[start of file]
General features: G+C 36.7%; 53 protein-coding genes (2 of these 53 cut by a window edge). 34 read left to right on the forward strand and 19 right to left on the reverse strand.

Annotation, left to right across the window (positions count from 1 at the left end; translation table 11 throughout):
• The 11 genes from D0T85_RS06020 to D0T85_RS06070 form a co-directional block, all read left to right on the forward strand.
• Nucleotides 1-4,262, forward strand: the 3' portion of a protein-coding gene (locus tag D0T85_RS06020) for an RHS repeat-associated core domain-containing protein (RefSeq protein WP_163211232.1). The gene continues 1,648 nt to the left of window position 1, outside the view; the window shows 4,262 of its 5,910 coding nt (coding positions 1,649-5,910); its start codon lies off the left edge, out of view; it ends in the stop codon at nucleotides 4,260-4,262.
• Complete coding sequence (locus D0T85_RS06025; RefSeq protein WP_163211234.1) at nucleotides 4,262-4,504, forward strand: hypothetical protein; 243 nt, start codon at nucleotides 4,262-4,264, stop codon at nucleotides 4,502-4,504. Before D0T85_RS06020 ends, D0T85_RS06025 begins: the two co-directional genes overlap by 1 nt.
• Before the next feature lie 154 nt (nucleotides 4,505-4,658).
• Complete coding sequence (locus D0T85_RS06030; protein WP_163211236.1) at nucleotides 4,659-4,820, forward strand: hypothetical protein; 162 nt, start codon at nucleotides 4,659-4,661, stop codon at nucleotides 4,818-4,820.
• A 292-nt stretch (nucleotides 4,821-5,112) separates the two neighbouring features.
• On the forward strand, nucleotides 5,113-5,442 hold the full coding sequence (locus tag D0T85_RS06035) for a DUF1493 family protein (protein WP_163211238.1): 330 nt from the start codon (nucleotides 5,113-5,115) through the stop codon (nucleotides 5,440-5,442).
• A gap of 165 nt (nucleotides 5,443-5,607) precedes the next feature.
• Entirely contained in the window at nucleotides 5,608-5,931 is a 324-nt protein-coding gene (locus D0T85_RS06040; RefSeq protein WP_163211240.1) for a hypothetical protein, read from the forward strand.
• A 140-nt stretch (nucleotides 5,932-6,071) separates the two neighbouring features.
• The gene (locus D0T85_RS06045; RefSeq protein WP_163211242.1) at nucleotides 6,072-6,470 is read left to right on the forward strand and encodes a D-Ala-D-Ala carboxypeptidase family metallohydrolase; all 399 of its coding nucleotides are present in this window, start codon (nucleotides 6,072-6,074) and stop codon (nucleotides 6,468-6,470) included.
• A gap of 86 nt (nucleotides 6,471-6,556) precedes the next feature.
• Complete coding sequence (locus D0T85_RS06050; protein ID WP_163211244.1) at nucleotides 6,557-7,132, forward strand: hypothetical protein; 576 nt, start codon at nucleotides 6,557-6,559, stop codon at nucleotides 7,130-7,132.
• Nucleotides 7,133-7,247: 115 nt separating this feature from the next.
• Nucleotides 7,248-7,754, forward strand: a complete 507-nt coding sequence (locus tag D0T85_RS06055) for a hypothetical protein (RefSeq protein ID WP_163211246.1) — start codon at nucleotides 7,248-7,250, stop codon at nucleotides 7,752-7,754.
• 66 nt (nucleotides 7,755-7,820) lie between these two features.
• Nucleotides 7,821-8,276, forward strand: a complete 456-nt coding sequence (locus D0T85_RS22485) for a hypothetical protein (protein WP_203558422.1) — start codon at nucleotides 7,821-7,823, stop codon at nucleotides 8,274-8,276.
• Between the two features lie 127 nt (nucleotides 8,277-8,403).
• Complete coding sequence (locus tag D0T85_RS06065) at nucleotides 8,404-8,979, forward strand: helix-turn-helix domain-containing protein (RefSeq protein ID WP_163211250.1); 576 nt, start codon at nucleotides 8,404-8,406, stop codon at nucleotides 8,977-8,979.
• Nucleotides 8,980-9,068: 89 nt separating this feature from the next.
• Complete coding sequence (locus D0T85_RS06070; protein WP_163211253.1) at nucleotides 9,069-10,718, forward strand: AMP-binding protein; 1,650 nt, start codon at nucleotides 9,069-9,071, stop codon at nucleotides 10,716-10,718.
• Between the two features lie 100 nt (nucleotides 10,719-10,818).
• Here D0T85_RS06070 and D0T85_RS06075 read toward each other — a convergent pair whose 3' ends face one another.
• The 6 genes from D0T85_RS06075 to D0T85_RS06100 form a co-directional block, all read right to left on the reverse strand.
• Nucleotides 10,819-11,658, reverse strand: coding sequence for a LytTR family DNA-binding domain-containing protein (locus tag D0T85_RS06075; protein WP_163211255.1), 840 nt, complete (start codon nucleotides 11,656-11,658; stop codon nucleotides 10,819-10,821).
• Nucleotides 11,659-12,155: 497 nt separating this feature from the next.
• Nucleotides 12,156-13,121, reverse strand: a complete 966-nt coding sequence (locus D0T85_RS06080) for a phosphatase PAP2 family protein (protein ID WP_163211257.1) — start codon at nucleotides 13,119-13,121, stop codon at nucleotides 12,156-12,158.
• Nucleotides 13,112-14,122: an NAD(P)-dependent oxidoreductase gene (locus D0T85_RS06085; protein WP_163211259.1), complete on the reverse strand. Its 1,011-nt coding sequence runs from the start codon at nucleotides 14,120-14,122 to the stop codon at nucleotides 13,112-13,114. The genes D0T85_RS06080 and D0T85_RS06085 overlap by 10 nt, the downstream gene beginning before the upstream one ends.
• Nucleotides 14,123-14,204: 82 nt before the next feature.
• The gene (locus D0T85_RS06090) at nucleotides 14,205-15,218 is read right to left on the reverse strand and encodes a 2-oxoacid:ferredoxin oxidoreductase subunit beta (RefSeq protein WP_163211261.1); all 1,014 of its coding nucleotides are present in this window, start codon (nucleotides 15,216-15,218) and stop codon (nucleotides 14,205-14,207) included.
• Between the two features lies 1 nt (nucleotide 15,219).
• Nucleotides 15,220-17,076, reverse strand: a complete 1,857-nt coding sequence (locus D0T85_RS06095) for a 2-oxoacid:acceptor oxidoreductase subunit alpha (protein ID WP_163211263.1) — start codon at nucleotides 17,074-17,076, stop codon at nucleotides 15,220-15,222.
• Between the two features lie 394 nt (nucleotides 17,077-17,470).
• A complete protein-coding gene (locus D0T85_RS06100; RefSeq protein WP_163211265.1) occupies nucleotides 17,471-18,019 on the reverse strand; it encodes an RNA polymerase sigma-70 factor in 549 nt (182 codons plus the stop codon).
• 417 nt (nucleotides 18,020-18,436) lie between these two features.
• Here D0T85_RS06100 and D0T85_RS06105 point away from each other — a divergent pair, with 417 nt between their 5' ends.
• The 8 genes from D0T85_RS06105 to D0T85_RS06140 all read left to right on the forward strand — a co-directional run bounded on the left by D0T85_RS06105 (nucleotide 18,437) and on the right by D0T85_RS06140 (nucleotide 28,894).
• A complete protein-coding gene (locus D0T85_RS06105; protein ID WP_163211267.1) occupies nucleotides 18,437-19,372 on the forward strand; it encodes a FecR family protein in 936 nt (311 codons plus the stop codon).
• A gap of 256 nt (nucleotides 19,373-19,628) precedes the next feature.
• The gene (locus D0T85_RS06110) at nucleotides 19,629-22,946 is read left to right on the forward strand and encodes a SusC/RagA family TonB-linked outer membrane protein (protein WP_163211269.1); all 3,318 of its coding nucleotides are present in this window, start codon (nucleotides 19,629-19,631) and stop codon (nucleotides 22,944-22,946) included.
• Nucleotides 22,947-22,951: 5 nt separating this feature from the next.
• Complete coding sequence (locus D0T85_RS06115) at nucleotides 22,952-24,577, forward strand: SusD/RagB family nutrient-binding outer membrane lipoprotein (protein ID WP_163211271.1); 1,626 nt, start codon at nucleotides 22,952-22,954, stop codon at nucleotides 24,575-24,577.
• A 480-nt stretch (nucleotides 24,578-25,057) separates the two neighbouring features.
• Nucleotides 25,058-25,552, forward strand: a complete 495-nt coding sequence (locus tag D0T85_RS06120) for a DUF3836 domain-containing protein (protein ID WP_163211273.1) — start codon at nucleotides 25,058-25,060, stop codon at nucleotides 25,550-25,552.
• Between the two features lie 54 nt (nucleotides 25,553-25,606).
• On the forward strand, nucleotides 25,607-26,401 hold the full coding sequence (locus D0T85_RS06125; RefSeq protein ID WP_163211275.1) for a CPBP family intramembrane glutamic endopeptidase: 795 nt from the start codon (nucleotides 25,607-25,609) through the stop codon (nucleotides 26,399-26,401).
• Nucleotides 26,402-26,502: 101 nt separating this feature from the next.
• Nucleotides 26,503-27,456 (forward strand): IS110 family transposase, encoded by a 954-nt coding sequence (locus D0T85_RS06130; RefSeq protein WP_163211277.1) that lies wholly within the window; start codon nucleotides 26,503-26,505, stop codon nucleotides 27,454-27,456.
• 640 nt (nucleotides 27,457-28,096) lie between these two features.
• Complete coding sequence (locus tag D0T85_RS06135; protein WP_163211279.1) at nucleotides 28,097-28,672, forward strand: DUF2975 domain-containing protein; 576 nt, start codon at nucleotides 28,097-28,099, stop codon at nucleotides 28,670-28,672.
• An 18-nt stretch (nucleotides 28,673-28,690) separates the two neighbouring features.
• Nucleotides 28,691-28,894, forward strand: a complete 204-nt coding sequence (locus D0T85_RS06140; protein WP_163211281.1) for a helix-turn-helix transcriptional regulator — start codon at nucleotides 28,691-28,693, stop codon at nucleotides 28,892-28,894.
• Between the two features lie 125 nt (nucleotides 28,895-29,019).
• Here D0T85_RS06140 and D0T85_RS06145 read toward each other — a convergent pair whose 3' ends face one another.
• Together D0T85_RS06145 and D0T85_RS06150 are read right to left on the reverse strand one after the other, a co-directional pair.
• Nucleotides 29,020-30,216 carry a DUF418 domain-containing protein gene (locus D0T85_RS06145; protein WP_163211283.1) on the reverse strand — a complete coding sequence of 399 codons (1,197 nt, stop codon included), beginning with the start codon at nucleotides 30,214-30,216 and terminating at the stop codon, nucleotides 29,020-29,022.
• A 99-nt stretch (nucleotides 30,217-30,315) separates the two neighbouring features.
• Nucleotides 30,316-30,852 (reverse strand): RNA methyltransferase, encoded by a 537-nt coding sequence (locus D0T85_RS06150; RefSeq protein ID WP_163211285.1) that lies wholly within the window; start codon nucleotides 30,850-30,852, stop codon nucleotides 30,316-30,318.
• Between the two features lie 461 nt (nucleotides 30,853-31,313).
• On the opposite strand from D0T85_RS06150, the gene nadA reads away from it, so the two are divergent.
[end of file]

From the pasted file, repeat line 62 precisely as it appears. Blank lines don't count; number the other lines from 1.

• On the opposite strand from D0T85_RS06150, the gene nadA reads away from it, so the two are divergent.